It could of course also be argued that dwell time at stations is shorter for single deck, rather than double deck trains. The author decided to survey the time taken for passengers to alight from the intermediate (Class 071) car of a Class 471 EMU and an intermediate (Class 642) car of a Class 440 EMU. Alighting times from the Class 442 car were slightly, but not significantly shorter - see the graph above. Station dwell time is determined not only by the number of passengers that can pass through the entrance doors in a given time, but also by the configuration and size of the entrance vestibules.

Quite apart from train design and new trains, the Praha suburban network has one specific infrastructure deficiency - many stations only have 200 m long platforms. And these are not only older stations. Most of the new, or rebuilt stations have platforms of this length. At all stations there is a board or other form of sign indicating where the front end of trains must be brought to a halt. This effectively precludes the use of passenger trains over 200 m long, unless the platforms are lengthened.

A three-car Class 471 is 79.2 m long, two in multiple 158.4 m long. Adding another 26.4 m long intermediate car to each train would result in an eight-car formation which is over 211 m long. The maximum possible length for a second intermediate car would therefore have to be under 21 m, to obtain an eight-car formation under 200 m long.

Moreover, there are plans to convert those parts of the SŽDC network currently electrified at 3 kV DC to 25 kV AC 50 Hz. The Class 471 EMUs are at present between four and 20 years old, and would have to be adapted for 25 kV AC operation. During this complicated procedure it may be possible to create either seven-car fixed-formation Class 471s, or four- and three-car versions, which can run in multiple. This could be problematic, both from the point of view of the different traction equipment found in different 471s, and because of the loss of a standardised fleet of three-car trains.

A design proposal for a Praha suburban network D-DART.
A design proposal for a Praha suburban network D-DART. (click to enlarge)

SBB has found a way round this capacity problem on the S-Bahn Zürich network. Here several types of double deck, four-car, 100 m long EMUs are in service: Classes Re 450, RABe 514 and RABe 511 (some of the latter KISSes are six-car formations). In other parts of Europe there are standard four-car EMUs in service, and these are over 200 m long when running in multiple. The same problem as would be found with the 4-car Class 471 EMUs, if short platforms are encountered.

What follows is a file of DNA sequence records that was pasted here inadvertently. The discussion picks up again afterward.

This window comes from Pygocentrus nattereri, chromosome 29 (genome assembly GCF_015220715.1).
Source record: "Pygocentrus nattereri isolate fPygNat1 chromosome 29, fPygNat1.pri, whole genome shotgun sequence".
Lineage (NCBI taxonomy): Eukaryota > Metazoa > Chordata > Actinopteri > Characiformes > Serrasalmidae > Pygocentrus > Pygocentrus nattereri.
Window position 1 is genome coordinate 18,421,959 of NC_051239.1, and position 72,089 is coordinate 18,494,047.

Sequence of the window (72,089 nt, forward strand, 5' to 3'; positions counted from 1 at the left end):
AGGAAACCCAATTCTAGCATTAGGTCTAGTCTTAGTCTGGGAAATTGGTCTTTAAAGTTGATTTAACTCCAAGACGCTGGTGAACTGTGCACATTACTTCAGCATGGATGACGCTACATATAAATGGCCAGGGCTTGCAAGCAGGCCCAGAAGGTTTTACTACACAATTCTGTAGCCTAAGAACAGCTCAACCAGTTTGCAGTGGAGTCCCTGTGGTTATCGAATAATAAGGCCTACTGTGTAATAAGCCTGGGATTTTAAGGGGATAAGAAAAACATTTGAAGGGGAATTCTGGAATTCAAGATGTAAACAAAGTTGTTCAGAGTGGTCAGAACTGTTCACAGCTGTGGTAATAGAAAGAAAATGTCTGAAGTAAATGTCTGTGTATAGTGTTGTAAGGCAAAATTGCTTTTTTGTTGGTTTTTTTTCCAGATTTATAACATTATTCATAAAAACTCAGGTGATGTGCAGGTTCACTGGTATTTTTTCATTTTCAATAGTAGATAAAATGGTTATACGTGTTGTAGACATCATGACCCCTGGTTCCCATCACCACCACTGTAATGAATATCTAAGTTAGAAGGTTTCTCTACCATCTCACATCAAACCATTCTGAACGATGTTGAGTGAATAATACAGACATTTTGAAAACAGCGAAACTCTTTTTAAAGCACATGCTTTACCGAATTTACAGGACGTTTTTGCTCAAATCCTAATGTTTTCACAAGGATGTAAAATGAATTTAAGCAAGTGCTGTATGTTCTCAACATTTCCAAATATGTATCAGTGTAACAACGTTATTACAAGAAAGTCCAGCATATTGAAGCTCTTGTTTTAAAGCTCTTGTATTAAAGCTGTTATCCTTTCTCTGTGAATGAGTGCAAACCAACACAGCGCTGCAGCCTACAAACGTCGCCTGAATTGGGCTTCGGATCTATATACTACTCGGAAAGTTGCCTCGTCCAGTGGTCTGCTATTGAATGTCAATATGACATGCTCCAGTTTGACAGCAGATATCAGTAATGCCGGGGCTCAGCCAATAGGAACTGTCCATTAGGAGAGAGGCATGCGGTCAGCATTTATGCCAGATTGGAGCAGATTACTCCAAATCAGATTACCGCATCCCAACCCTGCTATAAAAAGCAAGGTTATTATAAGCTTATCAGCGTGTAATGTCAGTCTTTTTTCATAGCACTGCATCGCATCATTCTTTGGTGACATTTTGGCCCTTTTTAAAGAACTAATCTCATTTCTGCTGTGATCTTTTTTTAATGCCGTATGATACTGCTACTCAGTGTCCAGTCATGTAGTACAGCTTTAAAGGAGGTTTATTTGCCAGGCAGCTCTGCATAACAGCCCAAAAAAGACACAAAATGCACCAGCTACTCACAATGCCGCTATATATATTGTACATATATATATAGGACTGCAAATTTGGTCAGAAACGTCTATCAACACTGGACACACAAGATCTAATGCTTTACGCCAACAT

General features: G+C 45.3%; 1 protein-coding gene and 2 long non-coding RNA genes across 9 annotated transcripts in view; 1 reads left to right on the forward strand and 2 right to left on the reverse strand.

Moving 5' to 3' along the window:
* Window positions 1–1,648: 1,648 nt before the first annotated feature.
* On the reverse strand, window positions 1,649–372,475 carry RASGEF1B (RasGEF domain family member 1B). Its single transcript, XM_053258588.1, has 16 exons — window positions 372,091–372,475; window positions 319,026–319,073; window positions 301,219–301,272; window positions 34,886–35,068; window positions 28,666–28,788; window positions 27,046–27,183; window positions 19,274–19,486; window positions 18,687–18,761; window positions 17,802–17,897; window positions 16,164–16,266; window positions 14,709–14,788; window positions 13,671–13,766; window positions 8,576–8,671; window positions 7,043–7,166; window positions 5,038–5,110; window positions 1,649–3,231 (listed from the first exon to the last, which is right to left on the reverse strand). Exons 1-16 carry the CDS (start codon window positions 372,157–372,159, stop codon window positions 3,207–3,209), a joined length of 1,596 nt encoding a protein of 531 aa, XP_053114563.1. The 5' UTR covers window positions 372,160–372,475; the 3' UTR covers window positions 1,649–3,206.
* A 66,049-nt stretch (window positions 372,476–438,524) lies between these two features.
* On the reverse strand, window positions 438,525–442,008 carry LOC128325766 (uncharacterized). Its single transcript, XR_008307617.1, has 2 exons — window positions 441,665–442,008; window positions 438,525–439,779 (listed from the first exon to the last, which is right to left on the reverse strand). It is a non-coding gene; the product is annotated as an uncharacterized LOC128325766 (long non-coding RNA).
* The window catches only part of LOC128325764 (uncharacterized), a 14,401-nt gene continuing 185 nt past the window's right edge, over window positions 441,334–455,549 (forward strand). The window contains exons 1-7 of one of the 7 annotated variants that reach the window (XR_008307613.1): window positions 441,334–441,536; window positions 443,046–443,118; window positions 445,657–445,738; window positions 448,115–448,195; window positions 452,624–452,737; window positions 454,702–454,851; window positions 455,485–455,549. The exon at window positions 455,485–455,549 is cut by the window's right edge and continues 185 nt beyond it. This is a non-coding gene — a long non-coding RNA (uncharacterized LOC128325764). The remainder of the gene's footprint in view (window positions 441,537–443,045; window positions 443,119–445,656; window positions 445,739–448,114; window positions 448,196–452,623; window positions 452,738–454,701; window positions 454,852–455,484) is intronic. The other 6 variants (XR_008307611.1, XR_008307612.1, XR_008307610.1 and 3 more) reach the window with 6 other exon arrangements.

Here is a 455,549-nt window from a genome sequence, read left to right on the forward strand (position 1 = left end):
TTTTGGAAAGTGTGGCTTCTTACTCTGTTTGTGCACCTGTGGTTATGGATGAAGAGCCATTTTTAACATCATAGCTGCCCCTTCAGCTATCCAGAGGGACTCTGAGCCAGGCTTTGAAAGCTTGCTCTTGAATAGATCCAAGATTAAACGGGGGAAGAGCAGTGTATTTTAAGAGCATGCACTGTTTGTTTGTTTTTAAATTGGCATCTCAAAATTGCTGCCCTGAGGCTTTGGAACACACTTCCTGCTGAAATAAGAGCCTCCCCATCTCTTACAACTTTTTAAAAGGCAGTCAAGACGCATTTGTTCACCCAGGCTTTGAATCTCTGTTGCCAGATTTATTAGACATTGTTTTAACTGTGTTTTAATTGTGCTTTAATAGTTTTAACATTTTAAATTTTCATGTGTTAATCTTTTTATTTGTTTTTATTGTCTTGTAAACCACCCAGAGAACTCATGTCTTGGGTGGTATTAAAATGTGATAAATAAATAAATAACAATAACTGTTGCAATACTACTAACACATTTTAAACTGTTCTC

The D-DART concept would avoid this problem. Such an EMU, in a four-car configuration, is just 98 m long, and would thus, in an eight-car multiple formation fit comfortably within a 200 m long platform length. Each car would fit to a TSI LOC & PAS requirement for a maximum distance of 20 m between the wheelsets of the bogies at either end. The loading gauge would conform to the EN 15 273 standard, and the bodyshells would be 2,800 m wide.

It is thus concluded, following the analysis of current double deck EMUs available on the market, and recent tenders invited by European operators, that the D-DART, adapted to the specifications required for operation in continental Europe, would be a suitable option for future double deck EMUs for the Praha suburban network. The trains would, of course, incorporate many of the features and design principles found on the British D-DARTs. The most significant design differences would be in the curved cross-sectional shape of the bodyshell, and the entrance door and window positions. A platform height above rail top of 550 mm requires the entrance vestibules to be situated between the two bogies.

Basic Technical Data Of Different Versions Of D-DART Trains
Train Composition 2-car 3-car 4-car 5-car 6-car
Loading Gauge DE2 according to EN 15273 for all versions
Maximum Service Speed (km/h) 160 160 160 200 200
Number Of Powered/All Wheelsets 2/7 4/10 6/13 8/16 10/19
Traction Motor Rating (kW) 1,300 2,600 3,900 5,000 5,000
Maximum Tractive Effort (kN) 100 200 300 320 400
Train Length (m) 50 74 98 122 146
Maximum Height Above Rail Top (mm) 4,630 for all versions
Entrance Door Threshold Height (mm) 550 - 760 for all versions
Maximum Bodyshell Width (mm) 2,800 for all versions
Wheel Diameter New/Fully Worn (mm) 920/860 for all versions
Maximum Axle-Load (kN) 210 for all versions
Tare Weight (t) 100 149 191 233 275
Seats (2nd class only, incl. tip-ups) 202 329 468 607 746
Wheelchair Harness Points 2 2 2 2 2
WC Cubicles (standard and
PRM-accessible)
1 + 1 2 + 1 3 + 1 4 + 1 5 + 1

The table below shows how a family of EMUs could be created on the basis of the D-DART. The trains need not be entirely double deck. For instance, the Combi-DART (C-DART) has single deck end cars, with roof-mounted traction equipment, similar to what is found on Desiro HC EMUs . This could have certain operational and design advantages. The graphs below indicate how the C-DART or D-DART compare with other existing EMUs currently on the market.

How the C-DART and D-DART proposals compare with existing types of single and double deck EMUs.
How the C-DART and D-DART proposals compare with existing types of single and double deck EMUs.
Conclusions

Technologically, the design concepts incorporated in the D-DART are not new. They were tried and tested nearly half a century ago, but were then ahead of their time and the technologies then available. The three-axle bogie, shared underneath two bodyshells, and the use of off-centre bogie pivot pins, located closer to the leading or trailing ends of the bogie, both favour the creation of longer bodyshells, enabling an increase in seating capacity.

The result is either an EMU or a rake of push-pull double deck stock which, while being shorter and lighter than one of conventional design with two-axle bogies, has a higher seating capacity. The increase in various parameters may be considered marginal, but it is nevertheless an increase, and brings with it various other positive benefits. These benefits could be significant for an operator, or transport authority considering the type of train to be bought for the future, and could interest an existing rolling stock manufacturer to consider developing a range of D-DART trains to offer to clients.

The GWML study for Control Period 6 has now been submitted to the British Ministry of Transport for consideration. Should it be decided to go ahead with the proposals outlined in this study, it is highly probable that D-DART trains would be considered as contenders for acquisition. The result would then be the first practical use of the design, thus enabling it to demonstrate in practice its advantages.

Jan Plomer
Published in Railvoluton 5/2017